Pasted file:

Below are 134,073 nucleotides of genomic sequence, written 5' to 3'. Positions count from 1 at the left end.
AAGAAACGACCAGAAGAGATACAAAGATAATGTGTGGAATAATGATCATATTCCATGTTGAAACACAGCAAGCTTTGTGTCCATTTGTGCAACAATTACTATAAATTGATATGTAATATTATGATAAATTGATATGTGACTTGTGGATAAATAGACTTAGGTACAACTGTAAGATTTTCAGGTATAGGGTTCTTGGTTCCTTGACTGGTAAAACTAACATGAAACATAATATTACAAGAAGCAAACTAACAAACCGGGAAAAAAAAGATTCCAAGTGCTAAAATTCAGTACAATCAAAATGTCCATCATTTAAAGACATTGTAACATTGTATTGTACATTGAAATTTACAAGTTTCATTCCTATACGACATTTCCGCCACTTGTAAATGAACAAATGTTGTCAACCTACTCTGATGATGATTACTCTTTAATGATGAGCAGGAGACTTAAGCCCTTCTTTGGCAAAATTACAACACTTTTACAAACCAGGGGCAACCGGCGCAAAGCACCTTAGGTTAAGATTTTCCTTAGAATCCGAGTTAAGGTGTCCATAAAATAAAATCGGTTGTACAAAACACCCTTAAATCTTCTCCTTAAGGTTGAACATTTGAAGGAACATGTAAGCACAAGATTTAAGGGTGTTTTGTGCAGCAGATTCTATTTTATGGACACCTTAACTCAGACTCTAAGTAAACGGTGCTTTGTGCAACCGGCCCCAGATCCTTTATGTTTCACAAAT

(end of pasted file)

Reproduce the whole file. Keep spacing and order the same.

Below are 134,073 nucleotides of genomic sequence, written 5' to 3'. Positions count from 1 at the left end.
AAGAAACGACCAGAAGAGATACAAAGATAATGTGTGGAATAATGATCATATTCCATGTTGAAACACAGCAAGCTTTGTGTCCATTTGTGCAACAATTACTATAAATTGATATGTAATATTATGATAAATTGATATGTGACTTGTGGATAAATAGACTTAGGTACAACTGTAAGATTTTCAGGTATAGGGTTCTTGGTTCCTTGACTGGTAAAACTAACATGAAACATAATATTACAAGAAGCAAACTAACAAACCGGGAAAAAAAAGATTCCAAGTGCTAAAATTCAGTACAATCAAAATGTCCATCATTTAAAGACATTGTAACATTGTATTGTACATTGAAATTTACAAGTTTCATTCCTATACGACATTTCCGCCACTTGTAAATGAACAAATGTTGTCAACCTACTCTGATGATGATTACTCTTTAATGATGAGCAGGAGACTTAAGCCCTTCTTTGGCAAAATTACAACACTTTTACAAACCAGGGGCAACCGGCGCAAAGCACCTTAGGTTAAGATTTTCCTTAGAATCCGAGTTAAGGTGTCCATAAAATAAAATCGGTTGTACAAAACACCCTTAAATCTTCTCCTTAAGGTTGAACATTTGAAGGAACATGTAAGCACAAGATTTAAGGGTGTTTTGTGCAGCAGATTCTATTTTATGGACACCTTAACTCAGACTCTAAGTAAACGGTGCTTTGTGCAACCGGCCCCAGATCCTTTATGTTTCACAAAT